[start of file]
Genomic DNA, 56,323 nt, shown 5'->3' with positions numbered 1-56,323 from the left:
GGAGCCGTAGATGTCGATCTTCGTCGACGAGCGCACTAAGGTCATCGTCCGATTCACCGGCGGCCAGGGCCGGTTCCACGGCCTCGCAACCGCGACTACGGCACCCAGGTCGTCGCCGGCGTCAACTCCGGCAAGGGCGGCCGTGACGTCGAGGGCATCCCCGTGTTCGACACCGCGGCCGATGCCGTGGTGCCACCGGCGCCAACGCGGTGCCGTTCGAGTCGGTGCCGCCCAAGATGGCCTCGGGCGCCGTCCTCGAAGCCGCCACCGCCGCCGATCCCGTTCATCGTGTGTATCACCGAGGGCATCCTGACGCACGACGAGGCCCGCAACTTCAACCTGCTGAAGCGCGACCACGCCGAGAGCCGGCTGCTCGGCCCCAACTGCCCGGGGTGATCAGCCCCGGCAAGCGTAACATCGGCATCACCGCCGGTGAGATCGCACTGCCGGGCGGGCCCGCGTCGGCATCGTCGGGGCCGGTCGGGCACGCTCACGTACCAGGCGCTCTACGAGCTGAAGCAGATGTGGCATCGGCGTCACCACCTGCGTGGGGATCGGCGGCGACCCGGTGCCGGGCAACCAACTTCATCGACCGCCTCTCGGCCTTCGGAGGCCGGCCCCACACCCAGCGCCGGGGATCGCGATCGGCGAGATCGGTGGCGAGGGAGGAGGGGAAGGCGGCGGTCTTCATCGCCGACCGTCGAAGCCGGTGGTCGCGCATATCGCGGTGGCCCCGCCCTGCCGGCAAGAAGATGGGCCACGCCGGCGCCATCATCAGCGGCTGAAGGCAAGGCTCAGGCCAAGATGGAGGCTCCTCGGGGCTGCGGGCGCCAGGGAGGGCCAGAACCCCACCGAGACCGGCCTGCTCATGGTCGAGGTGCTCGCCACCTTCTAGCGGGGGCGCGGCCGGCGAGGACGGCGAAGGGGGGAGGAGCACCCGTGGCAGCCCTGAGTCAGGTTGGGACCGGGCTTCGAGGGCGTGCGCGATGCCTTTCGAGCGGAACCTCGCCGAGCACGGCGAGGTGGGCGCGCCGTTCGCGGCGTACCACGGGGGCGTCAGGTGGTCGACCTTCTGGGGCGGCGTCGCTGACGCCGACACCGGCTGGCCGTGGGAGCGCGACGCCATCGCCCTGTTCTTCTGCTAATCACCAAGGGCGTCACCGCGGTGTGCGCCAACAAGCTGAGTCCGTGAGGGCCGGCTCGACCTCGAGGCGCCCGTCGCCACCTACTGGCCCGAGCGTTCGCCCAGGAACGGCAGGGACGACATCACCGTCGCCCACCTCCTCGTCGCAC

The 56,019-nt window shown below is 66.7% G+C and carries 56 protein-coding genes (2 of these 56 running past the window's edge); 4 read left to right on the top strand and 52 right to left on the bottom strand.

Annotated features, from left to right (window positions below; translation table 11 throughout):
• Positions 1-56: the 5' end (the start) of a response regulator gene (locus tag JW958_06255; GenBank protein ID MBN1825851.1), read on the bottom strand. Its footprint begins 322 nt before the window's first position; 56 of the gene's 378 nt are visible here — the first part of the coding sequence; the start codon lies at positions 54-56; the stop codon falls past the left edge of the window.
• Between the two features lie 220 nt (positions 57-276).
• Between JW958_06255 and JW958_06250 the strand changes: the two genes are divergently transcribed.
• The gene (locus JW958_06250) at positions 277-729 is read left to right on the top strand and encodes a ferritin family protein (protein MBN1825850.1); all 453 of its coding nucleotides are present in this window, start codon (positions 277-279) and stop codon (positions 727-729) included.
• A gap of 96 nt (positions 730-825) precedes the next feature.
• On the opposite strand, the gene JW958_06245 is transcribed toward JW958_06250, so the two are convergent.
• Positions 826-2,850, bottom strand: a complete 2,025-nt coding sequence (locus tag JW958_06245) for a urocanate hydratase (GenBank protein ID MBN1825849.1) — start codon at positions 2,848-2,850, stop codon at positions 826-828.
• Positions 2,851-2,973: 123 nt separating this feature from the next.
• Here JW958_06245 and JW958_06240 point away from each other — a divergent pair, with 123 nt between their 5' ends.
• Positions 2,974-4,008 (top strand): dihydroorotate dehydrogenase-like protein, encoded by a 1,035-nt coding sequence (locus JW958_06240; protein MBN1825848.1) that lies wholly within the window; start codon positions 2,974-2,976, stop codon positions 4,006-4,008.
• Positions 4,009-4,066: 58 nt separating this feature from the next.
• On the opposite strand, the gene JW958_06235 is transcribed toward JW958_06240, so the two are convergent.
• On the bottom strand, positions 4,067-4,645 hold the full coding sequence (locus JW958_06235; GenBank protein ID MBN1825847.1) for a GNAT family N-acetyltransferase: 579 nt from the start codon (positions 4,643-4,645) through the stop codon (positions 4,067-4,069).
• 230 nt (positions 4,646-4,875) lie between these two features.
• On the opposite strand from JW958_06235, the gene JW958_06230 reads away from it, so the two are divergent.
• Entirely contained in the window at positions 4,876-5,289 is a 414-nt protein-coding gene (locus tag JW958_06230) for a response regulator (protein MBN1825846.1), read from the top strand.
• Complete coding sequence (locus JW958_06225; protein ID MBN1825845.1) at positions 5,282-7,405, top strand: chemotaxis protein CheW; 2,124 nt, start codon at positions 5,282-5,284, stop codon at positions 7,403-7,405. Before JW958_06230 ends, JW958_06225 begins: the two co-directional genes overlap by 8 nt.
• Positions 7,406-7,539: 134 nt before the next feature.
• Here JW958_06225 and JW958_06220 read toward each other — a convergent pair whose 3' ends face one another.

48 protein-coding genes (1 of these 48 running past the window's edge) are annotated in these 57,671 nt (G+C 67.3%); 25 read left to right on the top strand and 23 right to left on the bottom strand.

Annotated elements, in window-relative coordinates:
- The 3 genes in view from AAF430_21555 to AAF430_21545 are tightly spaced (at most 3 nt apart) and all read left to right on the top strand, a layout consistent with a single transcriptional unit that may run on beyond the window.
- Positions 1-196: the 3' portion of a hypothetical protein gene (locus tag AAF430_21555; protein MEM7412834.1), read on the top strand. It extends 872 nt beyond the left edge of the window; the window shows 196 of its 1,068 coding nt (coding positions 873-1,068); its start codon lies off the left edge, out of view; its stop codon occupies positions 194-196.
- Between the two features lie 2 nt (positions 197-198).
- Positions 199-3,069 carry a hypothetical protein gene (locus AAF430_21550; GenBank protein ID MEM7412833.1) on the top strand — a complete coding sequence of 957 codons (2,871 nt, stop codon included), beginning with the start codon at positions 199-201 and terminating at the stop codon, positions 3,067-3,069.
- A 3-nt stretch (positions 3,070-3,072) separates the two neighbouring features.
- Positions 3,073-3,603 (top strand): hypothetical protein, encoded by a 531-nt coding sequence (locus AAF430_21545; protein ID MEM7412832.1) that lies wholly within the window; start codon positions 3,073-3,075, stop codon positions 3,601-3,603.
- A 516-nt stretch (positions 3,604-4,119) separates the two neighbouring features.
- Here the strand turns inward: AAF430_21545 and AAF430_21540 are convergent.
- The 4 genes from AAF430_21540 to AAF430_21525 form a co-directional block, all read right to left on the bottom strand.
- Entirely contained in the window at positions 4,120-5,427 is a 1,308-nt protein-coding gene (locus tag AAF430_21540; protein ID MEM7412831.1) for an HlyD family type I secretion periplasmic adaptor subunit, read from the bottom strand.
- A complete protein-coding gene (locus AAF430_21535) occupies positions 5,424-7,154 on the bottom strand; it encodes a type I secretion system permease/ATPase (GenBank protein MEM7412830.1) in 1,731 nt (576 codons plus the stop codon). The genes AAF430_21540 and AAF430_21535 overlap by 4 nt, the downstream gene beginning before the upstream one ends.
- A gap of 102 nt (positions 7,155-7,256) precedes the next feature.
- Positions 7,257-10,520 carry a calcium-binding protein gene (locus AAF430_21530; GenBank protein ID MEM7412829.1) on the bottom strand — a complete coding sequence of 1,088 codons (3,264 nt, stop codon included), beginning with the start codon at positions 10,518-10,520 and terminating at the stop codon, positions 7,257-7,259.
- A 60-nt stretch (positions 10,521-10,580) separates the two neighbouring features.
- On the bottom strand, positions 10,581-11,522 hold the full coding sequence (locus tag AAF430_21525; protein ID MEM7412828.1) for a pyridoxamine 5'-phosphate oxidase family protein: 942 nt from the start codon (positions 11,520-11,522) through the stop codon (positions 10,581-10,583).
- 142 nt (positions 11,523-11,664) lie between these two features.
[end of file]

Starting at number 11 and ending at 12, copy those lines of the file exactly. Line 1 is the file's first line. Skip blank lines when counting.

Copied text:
• Positions 826-2,850, bottom strand: a complete 2,025-nt coding sequence (locus tag JW958_06245) for a urocanate hydratase (GenBank protein ID MBN1825849.1) — start codon at positions 2,848-2,850, stop codon at positions 826-828.
• Positions 2,851-2,973: 123 nt separating this feature from the next.